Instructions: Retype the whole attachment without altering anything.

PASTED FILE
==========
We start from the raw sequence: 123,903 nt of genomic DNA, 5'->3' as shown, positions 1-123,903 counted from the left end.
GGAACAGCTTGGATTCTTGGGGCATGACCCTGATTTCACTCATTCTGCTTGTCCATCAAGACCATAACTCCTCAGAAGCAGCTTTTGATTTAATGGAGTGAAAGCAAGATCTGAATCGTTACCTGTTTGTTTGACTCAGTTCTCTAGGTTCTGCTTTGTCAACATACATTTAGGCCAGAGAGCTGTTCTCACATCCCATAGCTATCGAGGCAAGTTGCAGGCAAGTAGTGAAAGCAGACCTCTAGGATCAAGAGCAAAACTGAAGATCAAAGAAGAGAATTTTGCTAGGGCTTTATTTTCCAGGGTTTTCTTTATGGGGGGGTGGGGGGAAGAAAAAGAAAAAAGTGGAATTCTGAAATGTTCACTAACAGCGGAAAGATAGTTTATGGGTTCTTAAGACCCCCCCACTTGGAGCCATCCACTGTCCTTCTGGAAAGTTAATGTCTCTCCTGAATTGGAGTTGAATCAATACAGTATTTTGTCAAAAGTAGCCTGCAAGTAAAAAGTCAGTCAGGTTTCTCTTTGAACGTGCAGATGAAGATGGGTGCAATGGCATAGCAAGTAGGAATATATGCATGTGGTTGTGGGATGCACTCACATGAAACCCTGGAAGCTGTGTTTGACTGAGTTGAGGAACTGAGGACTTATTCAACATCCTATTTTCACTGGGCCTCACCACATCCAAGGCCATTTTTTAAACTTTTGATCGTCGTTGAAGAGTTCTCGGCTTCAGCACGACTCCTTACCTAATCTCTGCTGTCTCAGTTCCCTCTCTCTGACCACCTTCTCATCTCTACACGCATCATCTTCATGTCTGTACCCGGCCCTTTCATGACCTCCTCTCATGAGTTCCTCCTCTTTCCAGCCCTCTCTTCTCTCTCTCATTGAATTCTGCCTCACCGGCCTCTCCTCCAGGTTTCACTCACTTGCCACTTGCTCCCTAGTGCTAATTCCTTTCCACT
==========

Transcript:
We start from the raw sequence: 123,903 nt of genomic DNA, 5'->3' as shown, positions 1-123,903 counted from the left end.
GGAACAGCTTGGATTCTTGGGGCATGACCCTGATTTCACTCATTCTGCTTGTCCATCAAGACCATAACTCCTCAGAAGCAGCTTTTGATTTAATGGAGTGAAAGCAAGATCTGAATCGTTACCTGTTTGTTTGACTCAGTTCTCTAGGTTCTGCTTTGTCAACATACATTTAGGCCAGAGAGCTGTTCTCACATCCCATAGCTATCGAGGCAAGTTGCAGGCAAGTAGTGAAAGCAGACCTCTAGGATCAAGAGCAAAACTGAAGATCAAAGAAGAGAATTTTGCTAGGGCTTTATTTTCCAGGGTTTTCTTTATGGGGGGGTGGGGGGAAGAAAAAGAAAAAAGTGGAATTCTGAAATGTTCACTAACAGCGGAAAGATAGTTTATGGGTTCTTAAGACCCCCCCACTTGGAGCCATCCACTGTCCTTCTGGAAAGTTAATGTCTCTCCTGAATTGGAGTTGAATCAATACAGTATTTTGTCAAAAGTAGCCTGCAAGTAAAAAGTCAGTCAGGTTTCTCTTTGAACGTGCAGATGAAGATGGGTGCAATGGCATAGCAAGTAGGAATATATGCATGTGGTTGTGGGATGCACTCACATGAAACCCTGGAAGCTGTGTTTGACTGAGTTGAGGAACTGAGGACTTATTCAACATCCTATTTTCACTGGGCCTCACCACATCCAAGGCCATTTTTTAAACTTTTGATCGTCGTTGAAGAGTTCTCGGCTTCAGCACGACTCCTTACCTAATCTCTGCTGTCTCAGTTCCCTCTCTCTGACCACCTTCTCATCTCTACACGCATCATCTTCATGTCTGTACCCGGCCCTTTCATGACCTCCTCTCATGAGTTCCTCCTCTTTCCAGCCCTCTCTTCTCTCTCTCATTGAATTCTGCCTCACCGGCCTCTCCTCCAGGTTTCACTCACTTGCCACTTGCTCCCTAGTGCTAATTCCTTTCCACT